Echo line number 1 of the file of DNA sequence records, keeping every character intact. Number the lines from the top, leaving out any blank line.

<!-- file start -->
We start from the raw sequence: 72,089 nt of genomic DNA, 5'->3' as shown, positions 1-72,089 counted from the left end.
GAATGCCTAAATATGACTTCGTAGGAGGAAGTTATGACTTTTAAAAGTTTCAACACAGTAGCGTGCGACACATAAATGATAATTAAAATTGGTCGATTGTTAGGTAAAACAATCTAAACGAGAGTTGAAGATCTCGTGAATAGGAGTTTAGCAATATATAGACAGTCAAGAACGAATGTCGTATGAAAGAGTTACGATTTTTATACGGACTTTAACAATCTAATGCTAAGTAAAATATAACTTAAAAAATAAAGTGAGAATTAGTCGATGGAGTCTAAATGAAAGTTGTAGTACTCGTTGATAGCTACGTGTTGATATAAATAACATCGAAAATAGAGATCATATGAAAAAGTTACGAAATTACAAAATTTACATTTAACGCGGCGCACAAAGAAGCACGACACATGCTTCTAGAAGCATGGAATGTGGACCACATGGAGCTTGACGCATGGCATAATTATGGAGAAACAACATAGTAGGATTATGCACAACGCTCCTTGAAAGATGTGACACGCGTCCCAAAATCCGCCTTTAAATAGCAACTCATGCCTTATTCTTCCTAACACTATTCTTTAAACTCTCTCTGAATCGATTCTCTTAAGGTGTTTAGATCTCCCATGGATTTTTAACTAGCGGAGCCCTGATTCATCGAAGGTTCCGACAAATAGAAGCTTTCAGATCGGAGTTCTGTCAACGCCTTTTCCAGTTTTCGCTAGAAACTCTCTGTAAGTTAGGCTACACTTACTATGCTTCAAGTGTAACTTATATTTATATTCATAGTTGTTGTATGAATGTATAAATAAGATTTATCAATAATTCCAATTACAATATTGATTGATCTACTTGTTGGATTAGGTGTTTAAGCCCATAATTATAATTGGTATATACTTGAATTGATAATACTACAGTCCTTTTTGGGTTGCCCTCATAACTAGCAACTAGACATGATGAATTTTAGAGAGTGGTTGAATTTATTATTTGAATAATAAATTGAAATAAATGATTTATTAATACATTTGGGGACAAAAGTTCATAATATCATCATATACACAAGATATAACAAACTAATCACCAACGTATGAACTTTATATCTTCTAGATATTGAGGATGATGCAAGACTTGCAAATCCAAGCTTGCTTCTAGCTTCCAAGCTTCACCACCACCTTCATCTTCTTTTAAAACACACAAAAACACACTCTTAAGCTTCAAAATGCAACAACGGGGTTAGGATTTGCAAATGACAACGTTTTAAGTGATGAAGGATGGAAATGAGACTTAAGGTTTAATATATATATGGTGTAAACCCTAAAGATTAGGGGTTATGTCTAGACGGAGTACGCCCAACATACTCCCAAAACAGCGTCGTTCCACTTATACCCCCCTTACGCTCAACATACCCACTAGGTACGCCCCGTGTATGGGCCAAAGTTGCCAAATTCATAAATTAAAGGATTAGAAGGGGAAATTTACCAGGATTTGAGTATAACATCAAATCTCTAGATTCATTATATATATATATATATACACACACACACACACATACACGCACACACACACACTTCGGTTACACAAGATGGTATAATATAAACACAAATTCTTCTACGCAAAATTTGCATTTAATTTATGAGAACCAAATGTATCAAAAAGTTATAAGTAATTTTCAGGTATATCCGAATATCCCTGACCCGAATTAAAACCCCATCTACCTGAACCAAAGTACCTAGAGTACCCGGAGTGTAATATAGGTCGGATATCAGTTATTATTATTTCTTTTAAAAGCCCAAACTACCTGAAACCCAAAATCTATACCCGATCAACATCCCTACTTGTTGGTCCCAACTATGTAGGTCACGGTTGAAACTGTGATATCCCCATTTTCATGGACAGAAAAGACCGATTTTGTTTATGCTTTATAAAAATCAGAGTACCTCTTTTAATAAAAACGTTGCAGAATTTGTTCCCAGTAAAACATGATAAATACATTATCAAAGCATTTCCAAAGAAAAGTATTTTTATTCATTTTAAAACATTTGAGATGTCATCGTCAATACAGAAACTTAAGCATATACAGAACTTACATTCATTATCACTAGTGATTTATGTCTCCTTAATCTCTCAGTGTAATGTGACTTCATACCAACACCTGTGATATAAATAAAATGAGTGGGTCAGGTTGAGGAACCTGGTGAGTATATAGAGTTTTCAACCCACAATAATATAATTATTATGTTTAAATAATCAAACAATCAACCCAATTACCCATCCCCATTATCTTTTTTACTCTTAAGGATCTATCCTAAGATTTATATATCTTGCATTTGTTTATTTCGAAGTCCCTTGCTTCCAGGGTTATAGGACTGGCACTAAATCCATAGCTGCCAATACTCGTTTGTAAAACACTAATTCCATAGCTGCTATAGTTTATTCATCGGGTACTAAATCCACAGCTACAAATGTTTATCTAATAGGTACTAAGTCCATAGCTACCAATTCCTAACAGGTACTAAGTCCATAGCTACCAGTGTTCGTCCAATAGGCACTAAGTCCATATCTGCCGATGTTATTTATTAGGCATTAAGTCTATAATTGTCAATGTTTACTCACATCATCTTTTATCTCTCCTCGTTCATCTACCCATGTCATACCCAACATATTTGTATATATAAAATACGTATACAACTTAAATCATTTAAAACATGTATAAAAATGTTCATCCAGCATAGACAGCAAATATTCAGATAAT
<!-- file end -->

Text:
We start from the raw sequence: 72,089 nt of genomic DNA, 5'->3' as shown, positions 1-72,089 counted from the left end.